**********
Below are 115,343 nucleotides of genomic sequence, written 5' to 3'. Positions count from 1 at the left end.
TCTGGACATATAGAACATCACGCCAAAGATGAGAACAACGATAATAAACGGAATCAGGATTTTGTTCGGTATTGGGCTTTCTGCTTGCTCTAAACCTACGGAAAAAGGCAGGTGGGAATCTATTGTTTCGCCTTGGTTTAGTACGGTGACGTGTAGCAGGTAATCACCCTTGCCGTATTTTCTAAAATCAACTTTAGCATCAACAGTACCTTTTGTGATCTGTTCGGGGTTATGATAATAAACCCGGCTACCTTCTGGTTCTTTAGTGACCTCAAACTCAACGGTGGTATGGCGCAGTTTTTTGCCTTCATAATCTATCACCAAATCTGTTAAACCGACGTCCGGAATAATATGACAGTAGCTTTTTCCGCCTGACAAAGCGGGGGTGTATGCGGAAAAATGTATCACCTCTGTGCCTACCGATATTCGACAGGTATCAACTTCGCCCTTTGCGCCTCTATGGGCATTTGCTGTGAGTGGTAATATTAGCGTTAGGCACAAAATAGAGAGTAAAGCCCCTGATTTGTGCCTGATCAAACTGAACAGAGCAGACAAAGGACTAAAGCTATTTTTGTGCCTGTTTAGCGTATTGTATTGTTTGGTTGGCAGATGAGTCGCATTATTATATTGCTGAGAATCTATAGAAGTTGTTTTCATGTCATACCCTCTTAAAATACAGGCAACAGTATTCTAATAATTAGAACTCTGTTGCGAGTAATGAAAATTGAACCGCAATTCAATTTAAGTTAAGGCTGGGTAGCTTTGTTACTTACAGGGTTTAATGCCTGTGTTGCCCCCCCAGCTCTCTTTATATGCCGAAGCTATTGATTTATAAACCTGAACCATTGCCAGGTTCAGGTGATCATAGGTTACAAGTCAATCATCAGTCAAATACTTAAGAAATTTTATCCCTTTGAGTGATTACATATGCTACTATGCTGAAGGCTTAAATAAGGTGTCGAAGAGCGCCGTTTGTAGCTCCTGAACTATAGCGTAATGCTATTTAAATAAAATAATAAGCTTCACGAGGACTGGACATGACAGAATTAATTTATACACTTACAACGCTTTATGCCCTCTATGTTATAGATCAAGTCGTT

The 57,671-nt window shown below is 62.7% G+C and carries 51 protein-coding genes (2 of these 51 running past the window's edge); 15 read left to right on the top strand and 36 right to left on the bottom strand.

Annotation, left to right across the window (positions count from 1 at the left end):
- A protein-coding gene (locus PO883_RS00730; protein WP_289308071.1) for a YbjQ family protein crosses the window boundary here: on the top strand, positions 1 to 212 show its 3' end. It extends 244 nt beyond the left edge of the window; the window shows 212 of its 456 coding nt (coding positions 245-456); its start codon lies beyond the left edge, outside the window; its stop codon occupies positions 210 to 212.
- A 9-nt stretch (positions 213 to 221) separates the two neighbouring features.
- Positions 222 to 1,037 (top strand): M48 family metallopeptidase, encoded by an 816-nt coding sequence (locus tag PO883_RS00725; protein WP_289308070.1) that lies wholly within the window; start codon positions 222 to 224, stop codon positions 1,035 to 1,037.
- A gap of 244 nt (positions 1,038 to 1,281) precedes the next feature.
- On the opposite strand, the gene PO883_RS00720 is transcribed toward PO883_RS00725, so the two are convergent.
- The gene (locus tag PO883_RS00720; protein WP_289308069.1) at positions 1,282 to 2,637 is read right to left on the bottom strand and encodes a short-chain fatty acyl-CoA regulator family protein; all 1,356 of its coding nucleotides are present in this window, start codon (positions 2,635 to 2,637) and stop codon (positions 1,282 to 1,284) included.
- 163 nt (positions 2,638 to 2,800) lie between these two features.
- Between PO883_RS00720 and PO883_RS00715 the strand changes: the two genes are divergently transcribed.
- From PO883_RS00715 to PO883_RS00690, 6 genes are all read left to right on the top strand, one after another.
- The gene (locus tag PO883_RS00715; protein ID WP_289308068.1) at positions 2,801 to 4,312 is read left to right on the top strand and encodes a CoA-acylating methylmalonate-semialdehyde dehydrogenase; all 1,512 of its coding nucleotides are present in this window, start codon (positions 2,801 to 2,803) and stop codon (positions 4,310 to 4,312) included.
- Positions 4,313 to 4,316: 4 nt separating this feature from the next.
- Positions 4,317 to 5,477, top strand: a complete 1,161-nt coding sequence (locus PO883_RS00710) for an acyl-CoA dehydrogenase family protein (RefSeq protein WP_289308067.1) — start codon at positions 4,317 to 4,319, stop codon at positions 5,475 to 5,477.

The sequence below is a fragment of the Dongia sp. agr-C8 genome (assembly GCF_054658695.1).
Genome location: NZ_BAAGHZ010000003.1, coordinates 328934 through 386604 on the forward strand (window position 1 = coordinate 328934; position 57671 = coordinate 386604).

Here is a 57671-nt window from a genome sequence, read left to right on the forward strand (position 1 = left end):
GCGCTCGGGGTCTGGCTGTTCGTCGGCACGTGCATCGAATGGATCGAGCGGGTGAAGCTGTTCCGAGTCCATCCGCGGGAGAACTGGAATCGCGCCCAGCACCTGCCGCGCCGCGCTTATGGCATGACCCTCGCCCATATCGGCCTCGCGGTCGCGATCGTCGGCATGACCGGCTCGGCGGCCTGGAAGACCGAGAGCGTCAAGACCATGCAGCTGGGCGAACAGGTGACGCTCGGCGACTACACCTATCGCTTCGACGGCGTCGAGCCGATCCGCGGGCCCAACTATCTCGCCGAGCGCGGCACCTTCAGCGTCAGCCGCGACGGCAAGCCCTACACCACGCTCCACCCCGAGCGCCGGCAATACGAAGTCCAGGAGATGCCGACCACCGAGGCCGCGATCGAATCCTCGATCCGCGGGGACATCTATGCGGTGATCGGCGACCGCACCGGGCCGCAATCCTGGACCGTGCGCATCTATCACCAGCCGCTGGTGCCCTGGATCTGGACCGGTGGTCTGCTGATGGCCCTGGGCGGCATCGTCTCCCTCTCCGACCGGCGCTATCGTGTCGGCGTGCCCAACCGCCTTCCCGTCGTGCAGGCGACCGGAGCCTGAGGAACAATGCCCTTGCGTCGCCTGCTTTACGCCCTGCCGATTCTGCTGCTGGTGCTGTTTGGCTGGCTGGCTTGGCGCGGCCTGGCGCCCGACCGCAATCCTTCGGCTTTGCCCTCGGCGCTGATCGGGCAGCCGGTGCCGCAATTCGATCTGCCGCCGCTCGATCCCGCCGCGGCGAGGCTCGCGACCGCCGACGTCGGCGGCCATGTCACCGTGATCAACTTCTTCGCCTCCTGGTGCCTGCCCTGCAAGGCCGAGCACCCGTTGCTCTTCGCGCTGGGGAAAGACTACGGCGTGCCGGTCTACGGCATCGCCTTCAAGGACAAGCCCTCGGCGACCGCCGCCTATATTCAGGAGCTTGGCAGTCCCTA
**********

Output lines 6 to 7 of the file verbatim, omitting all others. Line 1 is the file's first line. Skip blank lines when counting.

- A 9-nt stretch (positions 213 to 221) separates the two neighbouring features.
- Positions 222 to 1,037 (top strand): M48 family metallopeptidase, encoded by an 816-nt coding sequence (locus tag PO883_RS00725; protein WP_289308070.1) that lies wholly within the window; start codon positions 222 to 224, stop codon positions 1,035 to 1,037.